The tagged seeds were placed on the ground at 1 of 10 (2003–2009) or 20 (2002) seed stations in early or mid-October each year. Seed stations were located 10–15 m apart along a single transect in the stand, and each was one square metre located directly under or near an oil tea plant. We placed 40 (2002 and 2004–2009) or 50 (2003) seeds at each seed station. The fate of the tagged seeds was monitored weekly or biweekly during the first seven weeks after seed placement. During each visit, we searched the area around each seed station (radius: 25 m) to record the fate of each tagged seed. Seeds found at the source were categorized as remaining, eaten (seed fragments with dental marks found) or removed. Removed seeds were further categorized as cached (i.e. buried in the surface soil or covered with leaf litter), eaten or missing (not found). We recorded the tag number of each recovered seed and measured the distance to their seed station. Cache sites were marked using one numbered bamboo chopstick (10–15 × 1.5 cm). We rechecked the caches periodically in subsequent visits until all cached seeds were recovered by animals. If a marked cache was removed, the area around the cache was also searched. When a cached seed was excavated and subsequently found recached, we measured the distance to its previous cache and to its original seed station. In the following spring (late April), we also surveyed all seed stations and all previous cache sites to determine whether seeds survived or germinated.
Based on the seed fate data, we calculated the following variables through different subsequent stages from source to establishment sites: (i) the proportion of non-dispersed and uneaten seeds at the source (i.e. pre-dispersal seed survival), (ii) the proportion of seeds removed at each seed source by the following spring, (iii) the proportion of seeds cached after removal (primary caches), (iv) the proportion of seeds recached from the primary cache into a secondary cache and (v) the proportion of seeds finally surviving for all cached seeds from the primary and secondary caches the following spring (i.e. post-dispersal seed survival). Parameters (ii), (iii) and (iv) were considered as seed dispersal rates by scatter-hoarding because these parameters showed the proportion of seeds being moved from the source to other sites with the potential for seed germination or seedling establishment. The seed fate data were proportional data, thus we ran two kinds of generalized linear mixed models witha binomial error (Package lme4 in R) for the seed fate data: one model with ACS and AMRA as fixed factors and year as a random factor, and the other model with RSA as a fixed factor and year as a random factor. In the analysis, ACS, AMRA and PCRA were log10-transformed.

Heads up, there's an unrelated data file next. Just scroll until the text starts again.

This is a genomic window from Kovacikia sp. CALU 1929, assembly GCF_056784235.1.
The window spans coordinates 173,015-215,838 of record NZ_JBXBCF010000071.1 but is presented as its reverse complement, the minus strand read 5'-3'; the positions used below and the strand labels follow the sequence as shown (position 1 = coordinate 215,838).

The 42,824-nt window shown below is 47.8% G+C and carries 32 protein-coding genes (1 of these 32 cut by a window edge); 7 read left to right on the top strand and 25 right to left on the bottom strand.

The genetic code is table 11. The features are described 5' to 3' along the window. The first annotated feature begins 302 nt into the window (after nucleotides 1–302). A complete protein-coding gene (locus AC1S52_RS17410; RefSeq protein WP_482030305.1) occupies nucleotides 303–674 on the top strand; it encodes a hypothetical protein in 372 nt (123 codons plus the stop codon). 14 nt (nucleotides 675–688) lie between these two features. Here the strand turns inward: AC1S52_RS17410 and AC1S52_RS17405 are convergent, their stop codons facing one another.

The time to removal from the source and that to recovery from primary caches by animals were censored at seven weeks after seed placement and at the end of the seed fate experiment the following spring, respectively. The Cox regression model was used to test the difference in seed survival at the source or at primary caches among years. Linear mixed models were used to test the effects of ACS + AMRA or PCRA (as fixed factors) with year as a random factor on the following variables (Package nlme in R): (i) mean time (weeks) to removal from the source each year, (ii) mean time (weeks) to recovery from primary caches each year and (iii) mean distance (m) for either primary caches or all surviving caches during the following spring. The time to removal from the source, the time to recovery from primary caches and all distances were log10-transformed to meet assumptions of the statistical models.
Linear mixed models and generalized linear mixed models were carried out in the R program (version 2.8.1, R Development Core Team 2008), and other statistical analyses were conducted using spss for windows (version 10.0, SPSS, Chicago, Illinois, USA).
Rodent abundance and seed availability
The combined rap success for all rodent species also varied greatly among years: the highest (18.33%) in 2002 and the lowest (0.83%) in 2006. During the eight-year survey, MNA for Edward's long-tailed rat was much lower (except in 2006) than that for the other rodent species combined (Z = 2.225, P =0.026, Mann–Whitney U-test): there were two peaks (2002 and 2007) for Edward's long-tailed rat, but three peaks (2002, 2005 and 2007) for the other rodents (Fig. 2a). Similar to trap success, AMRA showed large variation among years with three peaks (2002, 2005 and 2007; Fig. 2a).